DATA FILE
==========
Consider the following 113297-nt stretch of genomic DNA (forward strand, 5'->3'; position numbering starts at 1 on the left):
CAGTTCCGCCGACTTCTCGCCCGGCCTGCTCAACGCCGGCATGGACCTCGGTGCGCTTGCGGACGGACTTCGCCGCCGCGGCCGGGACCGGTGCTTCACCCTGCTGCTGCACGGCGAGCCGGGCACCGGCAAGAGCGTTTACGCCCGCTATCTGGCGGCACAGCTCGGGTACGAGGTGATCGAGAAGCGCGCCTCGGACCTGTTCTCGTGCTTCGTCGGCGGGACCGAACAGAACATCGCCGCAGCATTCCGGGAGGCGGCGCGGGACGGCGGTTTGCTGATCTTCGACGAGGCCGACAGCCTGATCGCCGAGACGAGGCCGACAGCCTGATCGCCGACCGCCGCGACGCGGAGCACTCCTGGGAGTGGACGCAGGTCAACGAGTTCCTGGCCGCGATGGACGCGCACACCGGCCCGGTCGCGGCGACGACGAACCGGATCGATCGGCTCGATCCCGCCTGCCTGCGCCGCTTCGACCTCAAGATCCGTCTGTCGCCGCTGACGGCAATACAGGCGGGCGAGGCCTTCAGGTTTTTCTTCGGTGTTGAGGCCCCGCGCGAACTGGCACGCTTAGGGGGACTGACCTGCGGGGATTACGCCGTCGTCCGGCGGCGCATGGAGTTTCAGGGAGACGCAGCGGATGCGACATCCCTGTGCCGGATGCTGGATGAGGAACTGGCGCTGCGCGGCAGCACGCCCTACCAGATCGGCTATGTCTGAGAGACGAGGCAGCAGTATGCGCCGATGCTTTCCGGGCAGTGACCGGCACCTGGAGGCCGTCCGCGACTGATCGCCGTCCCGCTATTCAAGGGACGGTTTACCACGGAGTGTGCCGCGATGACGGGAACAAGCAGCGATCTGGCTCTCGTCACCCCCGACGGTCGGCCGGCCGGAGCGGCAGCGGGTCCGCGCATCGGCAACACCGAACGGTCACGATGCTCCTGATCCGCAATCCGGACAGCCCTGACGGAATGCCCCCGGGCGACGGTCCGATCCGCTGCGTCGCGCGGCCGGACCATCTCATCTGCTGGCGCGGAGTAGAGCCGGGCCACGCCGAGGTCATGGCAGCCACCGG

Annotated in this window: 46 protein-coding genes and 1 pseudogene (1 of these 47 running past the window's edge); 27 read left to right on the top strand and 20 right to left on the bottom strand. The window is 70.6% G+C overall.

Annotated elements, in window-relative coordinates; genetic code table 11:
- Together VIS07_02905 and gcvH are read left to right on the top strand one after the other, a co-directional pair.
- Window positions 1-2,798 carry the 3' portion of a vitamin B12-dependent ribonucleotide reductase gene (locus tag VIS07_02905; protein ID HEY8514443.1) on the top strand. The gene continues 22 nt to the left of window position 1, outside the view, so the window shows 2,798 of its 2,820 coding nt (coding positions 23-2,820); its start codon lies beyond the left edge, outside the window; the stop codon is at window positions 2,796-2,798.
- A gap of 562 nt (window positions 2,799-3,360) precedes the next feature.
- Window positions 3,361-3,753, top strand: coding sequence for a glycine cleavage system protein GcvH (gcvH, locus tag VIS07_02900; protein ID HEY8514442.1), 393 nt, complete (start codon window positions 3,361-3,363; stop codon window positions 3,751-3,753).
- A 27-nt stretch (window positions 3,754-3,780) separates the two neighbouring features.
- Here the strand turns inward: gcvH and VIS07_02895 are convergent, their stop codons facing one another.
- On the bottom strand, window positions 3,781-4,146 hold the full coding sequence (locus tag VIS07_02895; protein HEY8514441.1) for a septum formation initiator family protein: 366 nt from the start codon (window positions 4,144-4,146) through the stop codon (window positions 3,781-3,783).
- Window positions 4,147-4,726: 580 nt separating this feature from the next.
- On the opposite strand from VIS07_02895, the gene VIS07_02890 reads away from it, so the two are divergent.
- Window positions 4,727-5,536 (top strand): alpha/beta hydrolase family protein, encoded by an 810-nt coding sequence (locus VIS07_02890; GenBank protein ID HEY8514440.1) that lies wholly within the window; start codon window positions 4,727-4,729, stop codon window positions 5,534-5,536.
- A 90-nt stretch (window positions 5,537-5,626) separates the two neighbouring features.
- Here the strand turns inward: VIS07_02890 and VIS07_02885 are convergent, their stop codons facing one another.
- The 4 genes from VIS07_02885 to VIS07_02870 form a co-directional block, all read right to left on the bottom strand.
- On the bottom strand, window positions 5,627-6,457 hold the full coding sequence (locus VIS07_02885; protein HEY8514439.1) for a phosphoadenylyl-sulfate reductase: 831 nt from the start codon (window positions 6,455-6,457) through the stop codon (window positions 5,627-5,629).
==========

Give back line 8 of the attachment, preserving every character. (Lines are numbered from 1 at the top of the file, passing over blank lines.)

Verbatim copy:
- Window positions 3,361-3,753, top strand: coding sequence for a glycine cleavage system protein GcvH (gcvH, locus tag VIS07_02900; protein ID HEY8514442.1), 393 nt, complete (start codon window positions 3,361-3,363; stop codon window positions 3,751-3,753).